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I faced the consequences of stepping on Mundine’s toes by Ray Jackson President, Indigenous Social Justice Association 20 January 2014

T

he film Utopia had its inaugural public showing at the block in Redfern on Friday night where a free public screening was successfully held. A crowd up to an estimated 3,000 crowded into the block, the ‘Aboriginal heart of Redfern’ as Utopia Director John Pilger described it. What the large audience was not made aware of however was that the public showing of Utopia had been placed in some jeopardy during the Friday prior to the screening.

The organisers of the showing included Paddy Gibson of the Stop the Intervention Collective (STICS) and the chosen mc, Ms. Bronwyn Penrith of MudginGal Women’s group. The free screening event was sponsored by the Redfern Community Centre, Jumbunna Indigenous House of

Learning Research (UTS), Tracker magazine, STICS, the City of Sydney Council and the Aboriginal Housing Company (AHC). One of our active members suggested that the Indigenous Social Justice Association (ISJA) should also be listed and this arrangement was readily agreed to by the organizing committee. All in all, quite an eclectic group were gathered and were all very proud to support John and his new film. I saw the AHC logo and expressed some personal surprise but was informed that as it was being held on the block their inclusion was necessary. I remained silent on my views. The previous Tuesday Bronwyn and I were invited to attend a special screening of Utopia at

Protestors march on the anniversary of TJ Hickey’s death. Mick Mundine tried to prevent Ray Jackson from advertising the TJ Hickey 10th anniversary protest march at the screening of Utopia at Redfern last Friday.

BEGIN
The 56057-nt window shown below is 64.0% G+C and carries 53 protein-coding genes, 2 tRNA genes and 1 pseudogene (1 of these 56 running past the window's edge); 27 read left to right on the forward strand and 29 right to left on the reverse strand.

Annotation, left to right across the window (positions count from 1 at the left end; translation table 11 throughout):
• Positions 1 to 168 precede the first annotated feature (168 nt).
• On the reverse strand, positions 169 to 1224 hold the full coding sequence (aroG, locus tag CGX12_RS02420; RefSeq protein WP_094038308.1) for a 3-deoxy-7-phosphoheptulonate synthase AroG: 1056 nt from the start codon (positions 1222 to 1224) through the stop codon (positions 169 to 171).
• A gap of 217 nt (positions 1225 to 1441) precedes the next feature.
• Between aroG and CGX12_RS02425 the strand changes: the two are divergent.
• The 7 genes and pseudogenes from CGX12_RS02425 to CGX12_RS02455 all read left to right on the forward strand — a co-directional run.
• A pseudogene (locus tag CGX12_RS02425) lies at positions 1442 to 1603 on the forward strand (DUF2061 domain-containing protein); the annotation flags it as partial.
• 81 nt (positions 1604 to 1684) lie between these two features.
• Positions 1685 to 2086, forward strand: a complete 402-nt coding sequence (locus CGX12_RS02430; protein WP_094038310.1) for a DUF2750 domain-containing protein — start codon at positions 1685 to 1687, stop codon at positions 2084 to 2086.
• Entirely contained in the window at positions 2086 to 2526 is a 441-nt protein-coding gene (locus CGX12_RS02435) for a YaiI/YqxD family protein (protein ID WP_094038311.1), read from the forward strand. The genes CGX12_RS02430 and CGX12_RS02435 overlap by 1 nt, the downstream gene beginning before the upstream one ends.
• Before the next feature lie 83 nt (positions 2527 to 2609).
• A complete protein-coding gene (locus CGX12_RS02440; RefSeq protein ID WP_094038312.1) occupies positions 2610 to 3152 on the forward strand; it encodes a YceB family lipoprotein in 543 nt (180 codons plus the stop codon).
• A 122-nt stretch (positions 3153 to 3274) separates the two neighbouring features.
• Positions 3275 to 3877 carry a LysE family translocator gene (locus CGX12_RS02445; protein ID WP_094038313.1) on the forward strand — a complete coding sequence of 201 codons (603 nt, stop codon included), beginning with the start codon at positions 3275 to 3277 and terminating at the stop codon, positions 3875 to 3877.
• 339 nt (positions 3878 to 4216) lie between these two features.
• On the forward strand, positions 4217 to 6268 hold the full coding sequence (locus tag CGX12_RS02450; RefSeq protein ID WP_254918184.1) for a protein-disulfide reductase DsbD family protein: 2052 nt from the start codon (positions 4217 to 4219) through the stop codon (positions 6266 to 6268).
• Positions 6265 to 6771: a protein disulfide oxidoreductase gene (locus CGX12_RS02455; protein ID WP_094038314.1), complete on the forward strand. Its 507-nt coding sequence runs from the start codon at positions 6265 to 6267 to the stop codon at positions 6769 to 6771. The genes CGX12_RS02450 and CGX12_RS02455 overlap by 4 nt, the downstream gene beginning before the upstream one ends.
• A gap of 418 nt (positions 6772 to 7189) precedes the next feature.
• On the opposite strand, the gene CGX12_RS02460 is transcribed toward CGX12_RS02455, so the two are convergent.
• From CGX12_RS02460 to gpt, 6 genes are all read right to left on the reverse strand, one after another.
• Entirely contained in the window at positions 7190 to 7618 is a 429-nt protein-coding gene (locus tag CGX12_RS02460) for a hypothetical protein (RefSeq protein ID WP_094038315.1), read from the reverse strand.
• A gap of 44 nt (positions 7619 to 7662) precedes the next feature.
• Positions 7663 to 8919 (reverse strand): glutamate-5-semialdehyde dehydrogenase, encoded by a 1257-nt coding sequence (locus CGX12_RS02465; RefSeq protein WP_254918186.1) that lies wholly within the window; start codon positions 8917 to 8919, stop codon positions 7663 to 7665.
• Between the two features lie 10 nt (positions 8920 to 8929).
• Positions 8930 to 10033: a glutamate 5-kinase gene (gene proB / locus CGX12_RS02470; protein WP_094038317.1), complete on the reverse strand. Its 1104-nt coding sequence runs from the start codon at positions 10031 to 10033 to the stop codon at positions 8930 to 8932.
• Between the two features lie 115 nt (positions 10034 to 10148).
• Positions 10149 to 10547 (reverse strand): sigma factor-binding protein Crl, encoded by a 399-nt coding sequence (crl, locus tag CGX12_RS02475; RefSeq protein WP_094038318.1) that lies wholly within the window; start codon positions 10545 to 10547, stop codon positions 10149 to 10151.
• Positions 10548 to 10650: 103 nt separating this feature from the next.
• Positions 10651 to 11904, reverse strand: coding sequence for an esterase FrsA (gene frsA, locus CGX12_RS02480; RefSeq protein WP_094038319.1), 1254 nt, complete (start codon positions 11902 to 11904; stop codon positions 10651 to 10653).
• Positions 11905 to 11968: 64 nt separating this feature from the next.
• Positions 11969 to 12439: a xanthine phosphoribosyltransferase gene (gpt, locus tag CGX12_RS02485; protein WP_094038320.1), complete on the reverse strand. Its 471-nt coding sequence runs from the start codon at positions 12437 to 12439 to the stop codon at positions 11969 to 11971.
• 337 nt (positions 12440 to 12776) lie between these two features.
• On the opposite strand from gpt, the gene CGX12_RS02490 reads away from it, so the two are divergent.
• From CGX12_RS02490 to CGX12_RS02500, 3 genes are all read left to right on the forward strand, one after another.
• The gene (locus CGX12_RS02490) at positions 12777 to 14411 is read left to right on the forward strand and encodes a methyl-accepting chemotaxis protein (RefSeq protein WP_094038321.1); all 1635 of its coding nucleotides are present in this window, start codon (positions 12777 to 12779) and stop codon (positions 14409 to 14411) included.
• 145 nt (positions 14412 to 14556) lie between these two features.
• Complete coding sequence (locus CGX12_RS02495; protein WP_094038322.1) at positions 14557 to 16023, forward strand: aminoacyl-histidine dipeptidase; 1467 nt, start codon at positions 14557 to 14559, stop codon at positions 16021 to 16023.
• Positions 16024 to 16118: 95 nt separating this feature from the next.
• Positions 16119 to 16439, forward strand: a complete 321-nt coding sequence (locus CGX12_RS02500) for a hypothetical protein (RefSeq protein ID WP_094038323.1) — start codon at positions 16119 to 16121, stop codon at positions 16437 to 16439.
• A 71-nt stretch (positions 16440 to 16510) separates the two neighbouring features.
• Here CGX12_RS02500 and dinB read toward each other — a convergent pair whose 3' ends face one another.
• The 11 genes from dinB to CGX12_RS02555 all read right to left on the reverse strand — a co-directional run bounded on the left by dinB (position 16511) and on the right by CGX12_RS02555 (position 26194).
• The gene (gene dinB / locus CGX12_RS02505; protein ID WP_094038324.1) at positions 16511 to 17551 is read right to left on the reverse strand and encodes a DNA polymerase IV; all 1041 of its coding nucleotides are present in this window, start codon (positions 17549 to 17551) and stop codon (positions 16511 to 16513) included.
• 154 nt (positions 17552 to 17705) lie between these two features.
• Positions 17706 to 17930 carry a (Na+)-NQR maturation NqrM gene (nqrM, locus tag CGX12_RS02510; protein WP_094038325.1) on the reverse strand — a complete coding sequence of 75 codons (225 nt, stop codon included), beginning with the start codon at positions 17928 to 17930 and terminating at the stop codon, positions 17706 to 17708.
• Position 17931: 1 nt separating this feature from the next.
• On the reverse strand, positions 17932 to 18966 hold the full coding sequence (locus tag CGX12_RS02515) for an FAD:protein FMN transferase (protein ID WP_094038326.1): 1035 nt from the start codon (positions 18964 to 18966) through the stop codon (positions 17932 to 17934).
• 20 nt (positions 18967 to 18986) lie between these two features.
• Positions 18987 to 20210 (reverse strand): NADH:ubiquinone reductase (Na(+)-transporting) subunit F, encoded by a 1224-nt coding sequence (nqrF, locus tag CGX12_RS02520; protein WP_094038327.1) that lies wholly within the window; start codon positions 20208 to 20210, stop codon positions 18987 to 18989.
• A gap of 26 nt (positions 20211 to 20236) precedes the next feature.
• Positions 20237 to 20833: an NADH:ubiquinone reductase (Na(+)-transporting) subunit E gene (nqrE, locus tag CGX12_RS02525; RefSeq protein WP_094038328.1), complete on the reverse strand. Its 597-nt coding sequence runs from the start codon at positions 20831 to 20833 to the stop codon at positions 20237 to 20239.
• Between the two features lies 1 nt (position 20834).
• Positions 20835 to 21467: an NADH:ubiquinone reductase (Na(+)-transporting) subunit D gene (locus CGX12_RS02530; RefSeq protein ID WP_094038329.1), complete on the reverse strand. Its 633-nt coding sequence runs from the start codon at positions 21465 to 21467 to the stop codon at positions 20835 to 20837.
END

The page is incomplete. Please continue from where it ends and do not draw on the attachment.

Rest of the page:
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Studio 12 of the Fox Studios complex and sat in awe of the film’s factually shocking revelations of Aboriginal Australia in the 21st century. Being an activist for over 25 years I was not unaware of the everyday horrors of Aboriginal life but to actually see and listen to those living under such conditions only served to re-enforce the pure bastardry of our Australian governments, but especially successive federal governments. When the proceedings were over I asked both John and Bronwyn permission to have Ms. Gail Hickey on the Friday evening screening to be able to access the event to advertise the 10th commemoration anniversary rally and march to be held on 14th February this year. Both, including Paddy, saw no issue to the request. I also asked John if he could join us on the 14/2. We are awaiting his reply. I thought no more about it and on the Thursday afternoon ISJA had its annual meeting with the Redfern police to seek an agreed march route for the TJ rally/ march. As I said we do this every year about this time. We met with the Commander of the Redfern Station, Luke Freudenstein, and some of his executive, especially traffic control. Each year we agree to disagree on the reasons for the march and the likelihood of any possible violence, whether by the march participants or ‘other groups’! This time however they asked about violence, possible or otherwise at the Friday night screening. I am generally bemused at the paranoia of police as to suspected violence but this comment shocked me. Why would there be any violence? We expected a large crowd, both black and white but I surmised that we would be outnumbered by our